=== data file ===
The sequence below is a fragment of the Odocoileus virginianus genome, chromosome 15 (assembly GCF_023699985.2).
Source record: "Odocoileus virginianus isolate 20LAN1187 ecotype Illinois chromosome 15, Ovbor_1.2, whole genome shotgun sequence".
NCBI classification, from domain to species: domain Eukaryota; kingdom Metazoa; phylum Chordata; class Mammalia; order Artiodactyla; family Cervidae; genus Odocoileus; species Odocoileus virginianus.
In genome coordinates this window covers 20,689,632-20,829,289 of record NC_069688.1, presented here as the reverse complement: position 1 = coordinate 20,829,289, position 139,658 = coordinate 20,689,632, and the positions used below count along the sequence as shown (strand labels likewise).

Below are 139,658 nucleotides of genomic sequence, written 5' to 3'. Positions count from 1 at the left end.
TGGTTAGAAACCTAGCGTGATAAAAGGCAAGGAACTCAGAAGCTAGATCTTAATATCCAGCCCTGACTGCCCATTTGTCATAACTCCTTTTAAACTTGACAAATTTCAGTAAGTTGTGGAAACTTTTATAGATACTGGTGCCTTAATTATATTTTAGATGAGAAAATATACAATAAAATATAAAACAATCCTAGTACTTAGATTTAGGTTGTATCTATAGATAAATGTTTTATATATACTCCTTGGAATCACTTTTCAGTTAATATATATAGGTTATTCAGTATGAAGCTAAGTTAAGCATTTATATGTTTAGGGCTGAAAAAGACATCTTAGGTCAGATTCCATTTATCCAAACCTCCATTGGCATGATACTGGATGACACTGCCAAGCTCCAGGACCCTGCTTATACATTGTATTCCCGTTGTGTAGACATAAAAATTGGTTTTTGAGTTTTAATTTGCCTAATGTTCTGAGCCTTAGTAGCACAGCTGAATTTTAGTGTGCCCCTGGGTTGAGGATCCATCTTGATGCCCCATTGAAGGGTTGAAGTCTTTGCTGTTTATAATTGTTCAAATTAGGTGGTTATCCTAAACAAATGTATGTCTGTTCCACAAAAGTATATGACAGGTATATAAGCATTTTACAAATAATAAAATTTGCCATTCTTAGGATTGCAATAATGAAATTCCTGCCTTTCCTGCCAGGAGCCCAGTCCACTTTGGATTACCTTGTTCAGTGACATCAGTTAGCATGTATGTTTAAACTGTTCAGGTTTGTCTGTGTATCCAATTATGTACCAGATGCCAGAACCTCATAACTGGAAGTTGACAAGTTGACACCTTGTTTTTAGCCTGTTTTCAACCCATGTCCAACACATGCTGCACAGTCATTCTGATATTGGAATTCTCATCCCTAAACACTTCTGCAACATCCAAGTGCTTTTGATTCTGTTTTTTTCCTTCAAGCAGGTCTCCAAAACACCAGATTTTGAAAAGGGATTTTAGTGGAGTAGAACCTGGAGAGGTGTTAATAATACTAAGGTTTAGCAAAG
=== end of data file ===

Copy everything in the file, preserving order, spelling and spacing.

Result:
The sequence below is a fragment of the Odocoileus virginianus genome, chromosome 15 (assembly GCF_023699985.2).
Source record: "Odocoileus virginianus isolate 20LAN1187 ecotype Illinois chromosome 15, Ovbor_1.2, whole genome shotgun sequence".
NCBI classification, from domain to species: domain Eukaryota; kingdom Metazoa; phylum Chordata; class Mammalia; order Artiodactyla; family Cervidae; genus Odocoileus; species Odocoileus virginianus.
In genome coordinates this window covers 20,689,632-20,829,289 of record NC_069688.1, presented here as the reverse complement: position 1 = coordinate 20,829,289, position 139,658 = coordinate 20,689,632, and the positions used below count along the sequence as shown (strand labels likewise).

Below are 139,658 nucleotides of genomic sequence, written 5' to 3'. Positions count from 1 at the left end.
TGGTTAGAAACCTAGCGTGATAAAAGGCAAGGAACTCAGAAGCTAGATCTTAATATCCAGCCCTGACTGCCCATTTGTCATAACTCCTTTTAAACTTGACAAATTTCAGTAAGTTGTGGAAACTTTTATAGATACTGGTGCCTTAATTATATTTTAGATGAGAAAATATACAATAAAATATAAAACAATCCTAGTACTTAGATTTAGGTTGTATCTATAGATAAATGTTTTATATATACTCCTTGGAATCACTTTTCAGTTAATATATATAGGTTATTCAGTATGAAGCTAAGTTAAGCATTTATATGTTTAGGGCTGAAAAAGACATCTTAGGTCAGATTCCATTTATCCAAACCTCCATTGGCATGATACTGGATGACACTGCCAAGCTCCAGGACCCTGCTTATACATTGTATTCCCGTTGTGTAGACATAAAAATTGGTTTTTGAGTTTTAATTTGCCTAATGTTCTGAGCCTTAGTAGCACAGCTGAATTTTAGTGTGCCCCTGGGTTGAGGATCCATCTTGATGCCCCATTGAAGGGTTGAAGTCTTTGCTGTTTATAATTGTTCAAATTAGGTGGTTATCCTAAACAAATGTATGTCTGTTCCACAAAAGTATATGACAGGTATATAAGCATTTTACAAATAATAAAATTTGCCATTCTTAGGATTGCAATAATGAAATTCCTGCCTTTCCTGCCAGGAGCCCAGTCCACTTTGGATTACCTTGTTCAGTGACATCAGTTAGCATGTATGTTTAAACTGTTCAGGTTTGTCTGTGTATCCAATTATGTACCAGATGCCAGAACCTCATAACTGGAAGTTGACAAGTTGACACCTTGTTTTTAGCCTGTTTTCAACCCATGTCCAACACATGCTGCACAGTCATTCTGATATTGGAATTCTCATCCCTAAACACTTCTGCAACATCCAAGTGCTTTTGATTCTGTTTTTTTCCTTCAAGCAGGTCTCCAAAACACCAGATTTTGAAAAGGGATTTTAGTGGAGTAGAACCTGGAGAGGTGTTAATAATACTAAGGTTTAGCAAAG